Carl D Paton

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We determined the effects of a cycle training program in which selected sessions were performed with low muscle glycogen content on training capacity and subsequent endurance performance, whole body substrate oxidation during submaximal exercise, and several mitochondrial enzymes and signaling proteins with putative roles in promoting training adaptation.(More)
We have previously demonstrated that well-trained subjects who completed a 3 week training programme in which selected high-intensity interval training (HIT) sessions were commenced with low muscle glycogen content increased the maximal activities of several oxidative enzymes that promote endurance adaptations to a greater extent than subjects who began all(More)
PURPOSE The effect of caffeine ingestion on sprint performance is unclear. We have therefore investigated its effect on performance in a test that simulates the repeated sprints of team sports. METHODS In a randomized double-blind crossover experiment, 16 male team-sport athletes ingested either caffeine (6 mg.kg-1 of body mass) or a placebo 60 min before(More)
In a recent study competitive road cyclists experienced substantial gains in sprint and endurance performance when sessions of high-intensity interval training were added to their usual training in the competitive phase of a season. The current study reports the effect of this type of training on performance of 20 distance runners randomized to an(More)
In this study, we aimed to investigate physiological determinants of endurance performance that best predict 5000-m average run velocity before and after endurance training. Thirty-nine previously untrained participants completed a 5000-m run; a constant velocity test (measuring running economy); and an incremental treadmill test to determine maximal oxygen(More)
The magnitude of improvement in peak oxygen uptake (V(o)(2peak))) and performance to an exercise training regime is related to the V(o)(2) of prior accumulated exercise training bouts. However, it is unclear whether constant rate training (CRT) or interval training (INT) preferentially alters the V(o)(2) of running exercise. Therefore, the purpose of this(More)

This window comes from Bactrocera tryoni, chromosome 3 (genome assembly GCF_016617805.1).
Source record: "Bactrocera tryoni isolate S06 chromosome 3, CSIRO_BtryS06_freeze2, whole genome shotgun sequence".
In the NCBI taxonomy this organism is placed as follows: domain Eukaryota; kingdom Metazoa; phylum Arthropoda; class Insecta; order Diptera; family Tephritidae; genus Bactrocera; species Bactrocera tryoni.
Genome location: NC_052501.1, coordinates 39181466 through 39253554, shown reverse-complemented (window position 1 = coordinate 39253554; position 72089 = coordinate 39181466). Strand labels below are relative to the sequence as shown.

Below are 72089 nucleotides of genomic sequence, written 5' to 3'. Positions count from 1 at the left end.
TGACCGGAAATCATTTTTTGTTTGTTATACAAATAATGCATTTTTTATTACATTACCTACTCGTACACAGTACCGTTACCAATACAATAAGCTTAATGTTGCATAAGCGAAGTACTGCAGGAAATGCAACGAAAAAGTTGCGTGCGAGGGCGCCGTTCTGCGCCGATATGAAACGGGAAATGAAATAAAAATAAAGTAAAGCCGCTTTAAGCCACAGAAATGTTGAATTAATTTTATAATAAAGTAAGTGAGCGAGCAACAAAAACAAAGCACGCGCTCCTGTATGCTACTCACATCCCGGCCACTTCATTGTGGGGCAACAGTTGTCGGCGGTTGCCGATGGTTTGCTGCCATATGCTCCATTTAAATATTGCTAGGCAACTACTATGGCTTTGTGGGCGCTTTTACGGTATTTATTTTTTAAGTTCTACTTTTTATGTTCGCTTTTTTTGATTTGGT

High-resistance interval training produces substantial gains in sprint and endurance performance of cyclists in the competitive phase of a season. Here, we report the effect of changing the cadence of the intervals. We randomized 18 road cyclists to 2 groups for 4 weeks of training. Both groups replaced part of their usual training with 8 30-minute sessions(More)
In several recent studies, athletes experienced substantial gains in sprint and endurance performance when explosive training or high-intensity interval training was added in the noncompetitive phase of a season. Here we report the effect of combining these 2 types of training on performance in the competitive phase. We randomized 18 road cyclists to an(More)
Researchers have long been investigating strategies that can increase athletes' ability to oxidize fatty acids and spare carbohydrate, thus potentially improving endurance capacity. Green-tea extract (epigallocatechin-3-gallate; EGCG) has been shown to improve endurance capacity in mice. If a green-tea extract can stimulate fat oxidation and as a result(More)
PURPOSE. The reliability of competitive performance of athletes in a given sport provides an estimate of the smallest worthwhile change in performance, which is crucial when testing athletes and when assessing factors that affect performance in that sport. We have therefore analyzed the reliability of athletes competing in international Olympic-distance(More)